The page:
In 1999, when HR 1568 became P.L. 106-50, there was a serious gap in basic knowledge about and data on veteran business owners in America. For almost 15 years, no effort had been undertaken to understand what this community of existing and prospective entrepreneurs represented or required. Beginning in FY 2001, the SBA's Office of Advocacy, with the support of my Office of Veterans Business Development, initiated research into veterans' entrepreneurship, and Advocacy's initiatives continue. We have learned that prior to 2003, veteran and service-disabled veteran participation in federal procurement was seriously undercounted and underreported for a variety of reasons. We have learned that there were no good or reliable databases of veteran and service-disabled veteran business owners that existed nationally in the public or private sectors. We have learned that approximately 15% of veterans are successfully selfemployed or small business owners and that another 22% of veterans are taking steps to become small business owners or are thinking seriously about doing so. We learned that, like all small businesses, access to capital and access to and knowledge about business development programs are key needs of veterans. We have learned that military service is important in leading to veterans' success as entrepreneurs, and that private sector experience is even more important for veterans' success as entrepreneurs. We have learned that the difference between successful self employment rates for veterans and service-disabled veterans is explained in part because some service-disabled veterans do not participate in the private labor market.
As a part of our efforts to increase understanding of the veterans and service-disabled veteran community of entrepreneurs, and at the request of the SBA Office of Advocacy and the veterans' advocacy community, the Census Bureau included two questions in their 2002 Survey of Business Owners regarding the veteran and SDV status of small business owners with employees. The 2002 Census Survey marks the first time we have an accurate estimate of the number of SDV small business owners in America. This 2002 Census survey found that approximately 0.7 percent of small businesses in America with employees are owned by service-connected disabled veterans and that 14.1 percent of small businesses with employees in America are owned by veterans.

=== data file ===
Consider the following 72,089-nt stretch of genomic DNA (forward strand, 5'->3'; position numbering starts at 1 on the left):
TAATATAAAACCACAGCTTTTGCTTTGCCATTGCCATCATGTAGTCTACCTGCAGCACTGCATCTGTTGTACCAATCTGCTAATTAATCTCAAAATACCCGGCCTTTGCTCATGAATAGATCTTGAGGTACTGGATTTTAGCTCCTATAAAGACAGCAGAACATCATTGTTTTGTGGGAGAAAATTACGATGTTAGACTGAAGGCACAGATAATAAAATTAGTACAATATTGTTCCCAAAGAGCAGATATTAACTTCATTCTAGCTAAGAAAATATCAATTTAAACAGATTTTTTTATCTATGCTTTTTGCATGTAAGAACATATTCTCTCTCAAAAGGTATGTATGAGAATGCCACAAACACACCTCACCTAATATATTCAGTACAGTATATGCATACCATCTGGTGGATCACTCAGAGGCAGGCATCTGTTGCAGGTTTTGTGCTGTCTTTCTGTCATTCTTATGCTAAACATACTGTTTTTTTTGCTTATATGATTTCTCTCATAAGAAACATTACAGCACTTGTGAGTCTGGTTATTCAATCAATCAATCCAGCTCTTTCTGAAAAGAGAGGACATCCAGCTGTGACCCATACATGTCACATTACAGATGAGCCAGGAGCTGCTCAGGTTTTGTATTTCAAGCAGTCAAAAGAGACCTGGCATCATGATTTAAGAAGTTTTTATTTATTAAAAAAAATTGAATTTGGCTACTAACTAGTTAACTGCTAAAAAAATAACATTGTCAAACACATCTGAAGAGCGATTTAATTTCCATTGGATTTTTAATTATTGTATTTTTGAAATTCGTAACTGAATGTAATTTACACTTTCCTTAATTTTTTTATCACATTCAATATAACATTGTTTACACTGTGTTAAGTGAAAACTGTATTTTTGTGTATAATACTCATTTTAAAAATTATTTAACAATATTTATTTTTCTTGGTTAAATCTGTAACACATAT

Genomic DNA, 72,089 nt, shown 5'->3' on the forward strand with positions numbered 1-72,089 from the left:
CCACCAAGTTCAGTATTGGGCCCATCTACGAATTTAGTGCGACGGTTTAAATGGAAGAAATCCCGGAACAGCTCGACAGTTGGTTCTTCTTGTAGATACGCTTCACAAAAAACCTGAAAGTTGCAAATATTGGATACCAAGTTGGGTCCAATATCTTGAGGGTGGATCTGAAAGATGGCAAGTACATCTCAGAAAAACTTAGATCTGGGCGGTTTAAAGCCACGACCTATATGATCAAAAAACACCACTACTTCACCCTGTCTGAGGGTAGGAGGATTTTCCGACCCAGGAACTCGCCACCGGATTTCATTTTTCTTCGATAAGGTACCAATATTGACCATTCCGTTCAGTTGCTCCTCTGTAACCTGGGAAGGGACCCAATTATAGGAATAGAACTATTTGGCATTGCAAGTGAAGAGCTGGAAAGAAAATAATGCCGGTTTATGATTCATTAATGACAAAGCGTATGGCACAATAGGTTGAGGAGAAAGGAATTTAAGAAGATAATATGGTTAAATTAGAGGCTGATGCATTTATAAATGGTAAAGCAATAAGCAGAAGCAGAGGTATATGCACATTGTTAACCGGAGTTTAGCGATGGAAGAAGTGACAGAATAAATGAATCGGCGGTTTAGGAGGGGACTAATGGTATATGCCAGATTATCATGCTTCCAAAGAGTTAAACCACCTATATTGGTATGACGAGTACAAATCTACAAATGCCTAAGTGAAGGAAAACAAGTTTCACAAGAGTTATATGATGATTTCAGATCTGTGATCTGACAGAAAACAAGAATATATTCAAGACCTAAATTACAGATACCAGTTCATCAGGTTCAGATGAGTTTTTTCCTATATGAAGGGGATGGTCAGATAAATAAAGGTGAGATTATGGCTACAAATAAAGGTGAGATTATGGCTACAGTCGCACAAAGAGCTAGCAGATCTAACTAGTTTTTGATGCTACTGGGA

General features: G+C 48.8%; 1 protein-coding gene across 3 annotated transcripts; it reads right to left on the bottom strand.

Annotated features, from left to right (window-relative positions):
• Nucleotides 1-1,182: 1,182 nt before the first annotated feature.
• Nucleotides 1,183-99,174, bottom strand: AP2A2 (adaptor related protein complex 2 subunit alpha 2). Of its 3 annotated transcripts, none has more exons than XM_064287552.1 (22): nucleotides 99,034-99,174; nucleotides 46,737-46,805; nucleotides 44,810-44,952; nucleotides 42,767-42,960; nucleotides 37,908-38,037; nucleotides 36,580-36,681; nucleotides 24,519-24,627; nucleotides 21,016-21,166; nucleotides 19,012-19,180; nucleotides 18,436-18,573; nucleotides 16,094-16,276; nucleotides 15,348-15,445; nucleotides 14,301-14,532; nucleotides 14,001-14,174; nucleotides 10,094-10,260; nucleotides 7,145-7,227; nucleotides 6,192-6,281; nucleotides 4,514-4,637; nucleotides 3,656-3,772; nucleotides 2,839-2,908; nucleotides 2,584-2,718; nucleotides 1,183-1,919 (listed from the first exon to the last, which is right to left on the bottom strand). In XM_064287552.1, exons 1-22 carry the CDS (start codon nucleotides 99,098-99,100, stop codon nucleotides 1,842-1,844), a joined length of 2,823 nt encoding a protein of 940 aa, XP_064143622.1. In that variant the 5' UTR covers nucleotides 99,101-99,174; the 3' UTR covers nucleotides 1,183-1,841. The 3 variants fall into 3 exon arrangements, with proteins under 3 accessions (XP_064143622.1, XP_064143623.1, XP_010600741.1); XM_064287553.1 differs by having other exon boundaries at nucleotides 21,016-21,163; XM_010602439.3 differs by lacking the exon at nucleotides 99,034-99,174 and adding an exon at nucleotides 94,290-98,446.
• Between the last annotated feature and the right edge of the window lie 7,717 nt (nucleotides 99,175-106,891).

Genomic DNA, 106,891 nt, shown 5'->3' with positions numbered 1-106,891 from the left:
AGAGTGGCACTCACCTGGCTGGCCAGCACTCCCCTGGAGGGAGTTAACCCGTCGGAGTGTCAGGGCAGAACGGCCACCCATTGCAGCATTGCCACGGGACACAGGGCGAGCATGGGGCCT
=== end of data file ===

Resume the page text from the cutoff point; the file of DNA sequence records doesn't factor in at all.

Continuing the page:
Each year, our Office of Entrepreneurial Development (ED) and our resource partners provide small business counseling and training for approximately 1.5 million aspiring, start-up and growing small business owners. Annually, close to 90,000 of these customers are veterans, service-disabled veterans, reserve component members and active duty personnel. One of our ED programs is our Small Business Development Center (SBDC) program. Our SBDC National Office provides program design, core I operational funding and oversight to almost 1,100 SBDCs. In addition, we deliver assistance through the expertise of almost 400 Service Corps of Retired Executives (SCORE) chapters and approximately 11,000 experienced SCORE business counselors, and through 100 Women's Business Centers, whose services are not restricted to women only. We also provide a robust range of on-line business counseling and training opportunities supporting everything from start up and early stage decision making to significant expansion and growth assistance.
Let me turn my attention to our efforts on behalf of small business owners who are members of reserve components of the U.S. Military and have been or may be activated for the Global War on Terror. In August 2001, we began offering and continue to promote the availability of our Military Reservist Economic Injury Disaster Loan (MREIDL) program as one tool that can be of great assistance to an activated reservist small business owner. We have implemented a comprehensive outreach program that includes veterans and reservists, and we have strengthened our business counseling and training programs, most notably our SCORE, SBDC, VBOC and District Office programs to inform, develop and deliver pre and post mobilization business planning assistance that can be critical to economic success and survivability to reservist small business owners. We continue to work with various offices and programs of the Department of Defense, including the National Committee for Employer Support of the Guard and Reserve (ESGR), with the Assistant Secretary for Reserve Affairs, Military Family Support Centers and 676 Committee, and we continue to support the Department of the Army in the envisioning and development of the proposed Army Advantage program. After the September 11, 2001 attacks on America, we established an SBA committee to coordinate outreach and service delivery to Reservists. We created and have distributed more than 400,000 SBA Reserve and Guard fact sheets; and we established special web pages for reservist small business owners, and began working with the Department of Defense. We have and continue to produce detailed business planning guides as part of our comprehensive Reserve and Guard Business Planning kits and have distributed more than 40,000 of these kits directly to Reserve and National Guard units, to reservists, to SBA Resource Partners, to federal, state and local partners, and at hundreds of SBA sponsored events. Two years ago, we requested and secured the authority from Congress to include reservists in our definition of veteran for purposes of our comprehensive outreach effort, and we included veteran reservists in our Community Express Loan Program to provide additional access to capital beyond our MREIDL program.
Again, I thank you for this opportunity to testify before you today. I am proud of the progress we have made in our knowledge of and assistance for aspiring and existing veteran entrepreneurs and I look forward to continuing to enhance these efforts.
This concludes my testimony, and I welcome your questions.